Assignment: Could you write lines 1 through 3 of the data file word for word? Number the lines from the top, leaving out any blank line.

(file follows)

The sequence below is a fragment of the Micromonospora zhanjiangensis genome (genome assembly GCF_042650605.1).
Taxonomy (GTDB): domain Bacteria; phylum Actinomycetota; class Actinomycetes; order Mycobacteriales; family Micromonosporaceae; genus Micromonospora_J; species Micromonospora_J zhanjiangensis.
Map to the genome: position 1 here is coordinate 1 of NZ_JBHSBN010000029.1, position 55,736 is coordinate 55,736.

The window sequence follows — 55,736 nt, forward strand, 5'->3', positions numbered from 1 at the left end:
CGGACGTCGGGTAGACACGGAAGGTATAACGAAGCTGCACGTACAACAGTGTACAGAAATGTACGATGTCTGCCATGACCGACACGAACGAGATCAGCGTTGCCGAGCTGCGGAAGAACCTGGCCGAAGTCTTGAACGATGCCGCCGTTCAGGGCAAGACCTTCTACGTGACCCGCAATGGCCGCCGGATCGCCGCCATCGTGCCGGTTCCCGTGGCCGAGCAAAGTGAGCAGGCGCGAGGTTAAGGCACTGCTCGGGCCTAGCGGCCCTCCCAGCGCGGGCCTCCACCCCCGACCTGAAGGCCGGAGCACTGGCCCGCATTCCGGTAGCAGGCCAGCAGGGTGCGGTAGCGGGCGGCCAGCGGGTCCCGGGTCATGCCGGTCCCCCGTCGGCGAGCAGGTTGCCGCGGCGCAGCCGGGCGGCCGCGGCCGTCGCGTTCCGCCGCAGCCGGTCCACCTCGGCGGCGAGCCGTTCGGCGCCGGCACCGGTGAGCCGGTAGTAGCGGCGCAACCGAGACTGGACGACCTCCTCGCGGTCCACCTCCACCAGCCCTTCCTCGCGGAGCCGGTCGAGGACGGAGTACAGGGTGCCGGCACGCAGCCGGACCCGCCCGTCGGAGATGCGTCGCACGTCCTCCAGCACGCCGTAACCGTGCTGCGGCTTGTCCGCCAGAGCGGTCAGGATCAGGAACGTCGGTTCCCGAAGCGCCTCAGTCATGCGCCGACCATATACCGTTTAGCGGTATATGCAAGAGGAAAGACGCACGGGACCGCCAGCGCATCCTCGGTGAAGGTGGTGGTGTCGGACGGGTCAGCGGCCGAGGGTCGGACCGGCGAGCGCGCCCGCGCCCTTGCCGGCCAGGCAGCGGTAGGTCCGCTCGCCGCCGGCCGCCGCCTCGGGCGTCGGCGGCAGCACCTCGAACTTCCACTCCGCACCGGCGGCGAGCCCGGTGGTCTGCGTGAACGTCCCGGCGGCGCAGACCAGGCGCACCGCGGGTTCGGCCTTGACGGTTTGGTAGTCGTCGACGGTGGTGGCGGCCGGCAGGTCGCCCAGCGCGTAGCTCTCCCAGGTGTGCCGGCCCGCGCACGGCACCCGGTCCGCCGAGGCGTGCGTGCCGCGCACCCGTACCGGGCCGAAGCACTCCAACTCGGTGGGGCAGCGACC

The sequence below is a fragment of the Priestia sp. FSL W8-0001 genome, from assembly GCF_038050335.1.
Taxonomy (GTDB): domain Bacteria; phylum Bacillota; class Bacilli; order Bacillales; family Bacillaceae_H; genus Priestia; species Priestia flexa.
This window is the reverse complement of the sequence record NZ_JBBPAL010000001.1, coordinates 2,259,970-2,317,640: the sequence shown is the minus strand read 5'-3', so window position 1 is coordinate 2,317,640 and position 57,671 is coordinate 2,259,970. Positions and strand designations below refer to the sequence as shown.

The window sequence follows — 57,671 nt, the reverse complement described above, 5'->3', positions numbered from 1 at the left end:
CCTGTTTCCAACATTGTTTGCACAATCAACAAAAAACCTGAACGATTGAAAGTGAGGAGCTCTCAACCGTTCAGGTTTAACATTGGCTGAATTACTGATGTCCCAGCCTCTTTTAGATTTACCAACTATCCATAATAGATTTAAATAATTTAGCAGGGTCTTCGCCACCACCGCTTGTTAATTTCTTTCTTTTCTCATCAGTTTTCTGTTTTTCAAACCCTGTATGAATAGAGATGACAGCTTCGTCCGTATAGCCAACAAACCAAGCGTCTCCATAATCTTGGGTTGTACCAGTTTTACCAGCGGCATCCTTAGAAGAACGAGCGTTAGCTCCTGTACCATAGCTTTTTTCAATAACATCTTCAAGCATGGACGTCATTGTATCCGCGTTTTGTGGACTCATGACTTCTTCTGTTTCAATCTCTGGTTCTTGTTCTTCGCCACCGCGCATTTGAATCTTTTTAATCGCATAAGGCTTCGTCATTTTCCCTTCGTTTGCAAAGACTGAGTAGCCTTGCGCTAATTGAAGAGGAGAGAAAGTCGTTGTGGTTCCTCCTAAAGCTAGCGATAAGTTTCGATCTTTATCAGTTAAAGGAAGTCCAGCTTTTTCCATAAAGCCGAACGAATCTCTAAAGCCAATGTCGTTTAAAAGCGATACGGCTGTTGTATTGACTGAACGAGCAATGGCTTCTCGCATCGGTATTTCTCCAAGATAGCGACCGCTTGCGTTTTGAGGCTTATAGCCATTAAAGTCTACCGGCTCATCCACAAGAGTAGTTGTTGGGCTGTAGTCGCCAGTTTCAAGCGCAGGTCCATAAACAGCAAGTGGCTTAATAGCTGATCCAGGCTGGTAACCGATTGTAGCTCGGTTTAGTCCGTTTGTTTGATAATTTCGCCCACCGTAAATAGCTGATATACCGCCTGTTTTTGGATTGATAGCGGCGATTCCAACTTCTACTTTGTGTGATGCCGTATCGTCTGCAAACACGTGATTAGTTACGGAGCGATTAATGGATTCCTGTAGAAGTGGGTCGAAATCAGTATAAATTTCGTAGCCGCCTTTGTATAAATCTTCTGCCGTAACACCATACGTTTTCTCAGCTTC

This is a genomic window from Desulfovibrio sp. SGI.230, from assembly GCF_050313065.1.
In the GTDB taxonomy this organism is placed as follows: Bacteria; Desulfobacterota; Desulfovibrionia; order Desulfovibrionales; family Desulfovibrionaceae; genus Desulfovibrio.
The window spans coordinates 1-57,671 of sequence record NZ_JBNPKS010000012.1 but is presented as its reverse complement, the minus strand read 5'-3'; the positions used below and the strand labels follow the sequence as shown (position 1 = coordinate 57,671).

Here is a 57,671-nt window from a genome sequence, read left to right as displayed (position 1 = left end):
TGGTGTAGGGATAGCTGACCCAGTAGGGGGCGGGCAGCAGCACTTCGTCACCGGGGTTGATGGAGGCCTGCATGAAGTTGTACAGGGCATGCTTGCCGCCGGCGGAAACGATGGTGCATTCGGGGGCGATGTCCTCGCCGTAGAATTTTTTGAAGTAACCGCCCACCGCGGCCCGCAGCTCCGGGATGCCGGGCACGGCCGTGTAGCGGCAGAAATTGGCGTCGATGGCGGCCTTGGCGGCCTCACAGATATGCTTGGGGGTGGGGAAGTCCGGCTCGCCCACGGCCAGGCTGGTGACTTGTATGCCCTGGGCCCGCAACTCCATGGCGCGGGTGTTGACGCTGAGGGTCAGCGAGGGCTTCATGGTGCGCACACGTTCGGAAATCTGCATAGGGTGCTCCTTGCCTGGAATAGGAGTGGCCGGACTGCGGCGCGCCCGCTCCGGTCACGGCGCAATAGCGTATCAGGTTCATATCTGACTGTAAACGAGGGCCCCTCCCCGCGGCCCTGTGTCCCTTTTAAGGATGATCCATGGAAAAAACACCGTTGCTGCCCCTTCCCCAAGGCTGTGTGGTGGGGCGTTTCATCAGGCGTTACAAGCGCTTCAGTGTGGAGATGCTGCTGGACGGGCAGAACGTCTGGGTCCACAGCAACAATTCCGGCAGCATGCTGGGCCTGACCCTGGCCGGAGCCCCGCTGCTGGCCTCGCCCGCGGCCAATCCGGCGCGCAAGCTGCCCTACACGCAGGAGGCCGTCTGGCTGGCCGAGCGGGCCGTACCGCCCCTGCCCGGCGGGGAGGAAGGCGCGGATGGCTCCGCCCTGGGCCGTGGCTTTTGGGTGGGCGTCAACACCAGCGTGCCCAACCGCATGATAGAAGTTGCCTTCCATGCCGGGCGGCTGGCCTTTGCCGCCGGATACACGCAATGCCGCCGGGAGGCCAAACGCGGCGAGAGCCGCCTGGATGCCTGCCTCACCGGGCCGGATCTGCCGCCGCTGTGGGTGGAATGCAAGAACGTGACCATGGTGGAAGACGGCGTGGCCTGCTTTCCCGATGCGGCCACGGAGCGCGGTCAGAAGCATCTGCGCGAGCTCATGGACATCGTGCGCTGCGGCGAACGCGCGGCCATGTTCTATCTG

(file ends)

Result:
The sequence below is a fragment of the Micromonospora zhanjiangensis genome (genome assembly GCF_042650605.1).
Taxonomy (GTDB): domain Bacteria; phylum Actinomycetota; class Actinomycetes; order Mycobacteriales; family Micromonosporaceae; genus Micromonospora_J; species Micromonospora_J zhanjiangensis.
Map to the genome: position 1 here is coordinate 1 of NZ_JBHSBN010000029.1, position 55,736 is coordinate 55,736.